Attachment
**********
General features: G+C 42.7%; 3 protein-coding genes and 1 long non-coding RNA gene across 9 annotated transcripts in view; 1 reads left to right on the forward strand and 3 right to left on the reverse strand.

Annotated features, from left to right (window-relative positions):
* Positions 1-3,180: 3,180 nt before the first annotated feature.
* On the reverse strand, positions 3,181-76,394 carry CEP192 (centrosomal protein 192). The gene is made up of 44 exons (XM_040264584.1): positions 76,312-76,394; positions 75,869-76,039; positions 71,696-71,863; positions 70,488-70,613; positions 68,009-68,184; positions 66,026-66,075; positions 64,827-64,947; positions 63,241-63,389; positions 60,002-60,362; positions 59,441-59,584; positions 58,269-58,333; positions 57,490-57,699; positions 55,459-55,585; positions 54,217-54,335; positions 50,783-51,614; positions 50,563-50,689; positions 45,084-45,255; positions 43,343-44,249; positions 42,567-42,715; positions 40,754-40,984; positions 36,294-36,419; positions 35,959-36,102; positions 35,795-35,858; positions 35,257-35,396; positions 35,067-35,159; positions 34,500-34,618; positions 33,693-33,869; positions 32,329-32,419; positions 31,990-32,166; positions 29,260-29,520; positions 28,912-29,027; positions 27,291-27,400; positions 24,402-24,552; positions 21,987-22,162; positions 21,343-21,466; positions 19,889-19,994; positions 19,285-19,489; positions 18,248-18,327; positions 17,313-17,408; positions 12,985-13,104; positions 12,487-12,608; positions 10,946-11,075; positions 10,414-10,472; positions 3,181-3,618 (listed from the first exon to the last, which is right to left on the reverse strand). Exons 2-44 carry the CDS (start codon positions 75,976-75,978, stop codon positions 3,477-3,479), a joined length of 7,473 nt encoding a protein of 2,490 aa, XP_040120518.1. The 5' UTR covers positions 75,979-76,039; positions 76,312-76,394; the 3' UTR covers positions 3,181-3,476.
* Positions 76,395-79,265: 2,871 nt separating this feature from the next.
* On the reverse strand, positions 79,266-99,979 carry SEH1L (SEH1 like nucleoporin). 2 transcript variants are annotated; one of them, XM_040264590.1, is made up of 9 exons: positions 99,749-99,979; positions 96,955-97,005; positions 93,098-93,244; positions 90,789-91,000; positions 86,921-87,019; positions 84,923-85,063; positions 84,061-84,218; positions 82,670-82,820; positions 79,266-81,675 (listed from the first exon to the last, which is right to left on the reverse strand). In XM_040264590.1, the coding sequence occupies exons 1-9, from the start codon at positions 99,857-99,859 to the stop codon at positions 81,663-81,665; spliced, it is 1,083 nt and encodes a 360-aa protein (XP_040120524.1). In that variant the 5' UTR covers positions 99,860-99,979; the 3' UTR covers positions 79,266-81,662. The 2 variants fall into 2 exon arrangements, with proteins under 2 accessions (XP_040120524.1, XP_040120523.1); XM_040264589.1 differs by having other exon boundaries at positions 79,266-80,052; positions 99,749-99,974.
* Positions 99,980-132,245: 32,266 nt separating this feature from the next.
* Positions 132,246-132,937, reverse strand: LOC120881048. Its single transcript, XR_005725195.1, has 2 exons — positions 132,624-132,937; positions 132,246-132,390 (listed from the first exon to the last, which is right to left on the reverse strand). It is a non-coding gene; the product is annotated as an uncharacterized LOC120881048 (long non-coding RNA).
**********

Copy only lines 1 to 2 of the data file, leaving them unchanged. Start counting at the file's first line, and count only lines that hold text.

General features: G+C 42.7%; 3 protein-coding genes and 1 long non-coding RNA gene across 9 annotated transcripts in view; 1 reads left to right on the forward strand and 3 right to left on the reverse strand.

Annotated features, from left to right (window-relative positions):